8.3.15 | Morganne Mallon
The trope of the "broke college student" living on Ramen noodles and begging mom and dad for an allowance again doesn't have to be a reality. With a little planning, students can save themselves from a financial headache and a sodium-filled diet. Check out these tips on saving money as you head off to campus:
Don't fall into the trap of buying brand new textbooks.
Most textbooks can be rented or bought used for cheaper prices at either the school bookstore or online at websites such as Amazon or Chegg.
Although walking into class on the first day sans books might make you feel unprepared, it is best to wait until after the first day of each class to make any purchases. Your professor might tell you that a certain book on the syllabus won't actually be used, or you might even decide you don't like the class and want to transfer into another one with a different reading list.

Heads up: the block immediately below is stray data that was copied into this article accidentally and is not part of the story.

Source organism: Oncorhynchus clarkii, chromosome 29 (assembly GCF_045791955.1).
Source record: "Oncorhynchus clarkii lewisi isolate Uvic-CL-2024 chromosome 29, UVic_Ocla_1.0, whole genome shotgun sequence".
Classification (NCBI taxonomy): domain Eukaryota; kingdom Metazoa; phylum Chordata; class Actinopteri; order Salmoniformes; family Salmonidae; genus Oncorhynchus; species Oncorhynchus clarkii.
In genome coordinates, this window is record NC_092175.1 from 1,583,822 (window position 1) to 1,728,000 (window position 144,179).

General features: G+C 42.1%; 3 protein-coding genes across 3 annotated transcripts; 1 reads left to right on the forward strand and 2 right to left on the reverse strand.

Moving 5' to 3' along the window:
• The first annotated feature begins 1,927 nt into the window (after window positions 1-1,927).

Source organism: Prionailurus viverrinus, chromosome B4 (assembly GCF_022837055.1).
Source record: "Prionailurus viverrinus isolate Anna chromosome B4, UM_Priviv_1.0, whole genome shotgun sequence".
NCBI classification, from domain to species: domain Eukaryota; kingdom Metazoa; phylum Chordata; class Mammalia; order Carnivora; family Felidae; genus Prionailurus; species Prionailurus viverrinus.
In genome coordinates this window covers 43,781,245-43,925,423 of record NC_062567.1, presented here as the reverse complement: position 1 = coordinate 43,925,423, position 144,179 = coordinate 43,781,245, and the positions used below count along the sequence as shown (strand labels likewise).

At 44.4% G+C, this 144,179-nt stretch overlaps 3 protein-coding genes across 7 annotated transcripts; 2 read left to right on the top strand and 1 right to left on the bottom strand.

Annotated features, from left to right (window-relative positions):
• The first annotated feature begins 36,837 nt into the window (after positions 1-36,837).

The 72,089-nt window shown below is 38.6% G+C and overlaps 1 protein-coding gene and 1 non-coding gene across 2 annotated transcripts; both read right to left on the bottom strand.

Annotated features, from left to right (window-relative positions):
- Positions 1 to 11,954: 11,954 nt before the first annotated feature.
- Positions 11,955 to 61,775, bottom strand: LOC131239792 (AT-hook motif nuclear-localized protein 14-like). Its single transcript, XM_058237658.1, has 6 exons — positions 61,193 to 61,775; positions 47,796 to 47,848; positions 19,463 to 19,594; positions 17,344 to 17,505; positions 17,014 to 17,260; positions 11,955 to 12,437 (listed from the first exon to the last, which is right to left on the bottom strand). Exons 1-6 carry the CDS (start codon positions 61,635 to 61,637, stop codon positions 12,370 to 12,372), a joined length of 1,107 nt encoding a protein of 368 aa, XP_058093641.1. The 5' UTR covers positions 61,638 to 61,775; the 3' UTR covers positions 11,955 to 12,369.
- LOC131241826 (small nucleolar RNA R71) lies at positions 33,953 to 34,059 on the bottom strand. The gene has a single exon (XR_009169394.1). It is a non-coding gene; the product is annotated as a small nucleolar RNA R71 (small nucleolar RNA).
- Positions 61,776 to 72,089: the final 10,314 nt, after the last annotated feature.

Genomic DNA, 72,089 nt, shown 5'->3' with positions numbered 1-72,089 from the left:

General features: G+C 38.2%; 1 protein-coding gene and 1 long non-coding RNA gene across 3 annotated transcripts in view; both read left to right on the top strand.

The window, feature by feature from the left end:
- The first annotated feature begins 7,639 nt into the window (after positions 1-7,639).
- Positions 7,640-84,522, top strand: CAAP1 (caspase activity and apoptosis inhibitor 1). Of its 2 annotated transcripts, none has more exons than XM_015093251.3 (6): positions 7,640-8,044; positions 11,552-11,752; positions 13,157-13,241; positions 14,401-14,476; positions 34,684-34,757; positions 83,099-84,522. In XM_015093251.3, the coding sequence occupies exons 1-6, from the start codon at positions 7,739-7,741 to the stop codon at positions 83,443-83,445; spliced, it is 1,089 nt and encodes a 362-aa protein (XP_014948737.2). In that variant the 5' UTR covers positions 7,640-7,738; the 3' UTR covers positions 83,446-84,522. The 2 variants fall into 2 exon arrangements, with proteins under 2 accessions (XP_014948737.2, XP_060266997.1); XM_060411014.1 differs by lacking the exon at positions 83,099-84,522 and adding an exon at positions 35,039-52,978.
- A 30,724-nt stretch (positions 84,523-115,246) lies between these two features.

Apply for as many scholarships as possible.
You don't have to rely on financial aid and scholarships solely from your school. Scholarships on a local and national level are offered year-round and can be found at websites such as fastweb.com, scholarships.com, College Board and the U.S. Department of Labor's scholarship tool. But also be careful to avoid potential scams.
Take advantage of free and discounted services.
Universities offer plenty of these, whether it's free sports games and concerts, a large collection of DVD rentals from the library or pizza nights in your residence hall.